To be sure, at the recently concluded Park-Xi Summit, as well as the earlier Obama-Xi summit, China’s top leaders all called for the “denuclearization of the Korean Peninsula. Many observers took this as an encouraging sign of a shift in China’s North Korea policy. However, the choice of wording is revealing. What is being called for is not the denuclearization of “North Korea” as South Korea and the United States are insisting, but of the “Korean Peninsula.” This is precisely what North Korea continues to demand. p>
The problem with this is that there are no nuclear weapons in South Korea, as North Koreans and Chinese fully know. The tactical nuclear weapons that the United States used to maintain in South Korea were all withdrawn voluntarily in 1991, just prior to the joint “South-North Declaration on the Denuclearization of the Korean Peninsula.” Today, the only nuclear weapons on the Korean Peninsula are those in North Korea. To call for the denuclearization of the Korean Peninsula, rather than of North Korea, is not only to support the North Korean position, but also to blur the issue. Little seems to have changed.
The problem is that time is rapidly running out. North Korea continues to develop and perfect its nuclear arsenal undeterred. It is only a matter of time before it will come into possession of operational nuclear capability. To continue to call for patience and a return to dialogue simply for the sake of talks is to aid and abet North Korea’s bid to build more nuclear weapons. The time for strategic patience has passed.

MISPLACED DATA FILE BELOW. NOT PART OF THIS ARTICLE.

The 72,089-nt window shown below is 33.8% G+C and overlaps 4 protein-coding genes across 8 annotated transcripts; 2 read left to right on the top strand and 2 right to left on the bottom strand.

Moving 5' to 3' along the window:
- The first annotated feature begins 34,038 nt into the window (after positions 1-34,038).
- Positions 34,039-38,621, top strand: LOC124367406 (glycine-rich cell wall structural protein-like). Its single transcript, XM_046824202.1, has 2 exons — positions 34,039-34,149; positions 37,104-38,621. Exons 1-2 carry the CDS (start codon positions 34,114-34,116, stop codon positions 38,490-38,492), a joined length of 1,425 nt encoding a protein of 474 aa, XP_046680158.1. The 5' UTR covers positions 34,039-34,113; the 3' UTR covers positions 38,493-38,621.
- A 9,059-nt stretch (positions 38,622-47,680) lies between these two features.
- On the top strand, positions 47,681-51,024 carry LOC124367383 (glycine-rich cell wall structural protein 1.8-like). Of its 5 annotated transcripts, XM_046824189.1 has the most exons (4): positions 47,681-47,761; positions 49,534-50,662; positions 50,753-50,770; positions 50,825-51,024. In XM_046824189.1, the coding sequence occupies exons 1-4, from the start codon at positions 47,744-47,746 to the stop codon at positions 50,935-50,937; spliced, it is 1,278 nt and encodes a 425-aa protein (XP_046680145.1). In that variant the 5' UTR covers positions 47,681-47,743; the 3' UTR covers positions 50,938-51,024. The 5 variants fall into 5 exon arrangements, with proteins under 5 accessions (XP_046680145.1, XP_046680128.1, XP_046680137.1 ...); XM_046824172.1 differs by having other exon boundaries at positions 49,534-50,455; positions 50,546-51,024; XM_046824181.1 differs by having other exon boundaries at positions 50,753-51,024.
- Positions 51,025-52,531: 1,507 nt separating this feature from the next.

The United States is also preoccupied with domestic matters. Its domestic economy, despite some signs of recovery, is far from healthy. Political polarization is paralyzing the ability of the US government to undertake the reforms necessary to put the US economy back on its feet. In the meantime, sequestration and deep budget cuts are affecting the government’s ability to function. The defense budget is undergoing drastic cuts. A combination of severe budgetary constraints and understandable fatigue with overseas involvement among the public has even led to increasing calls for policies that smack of isolationism.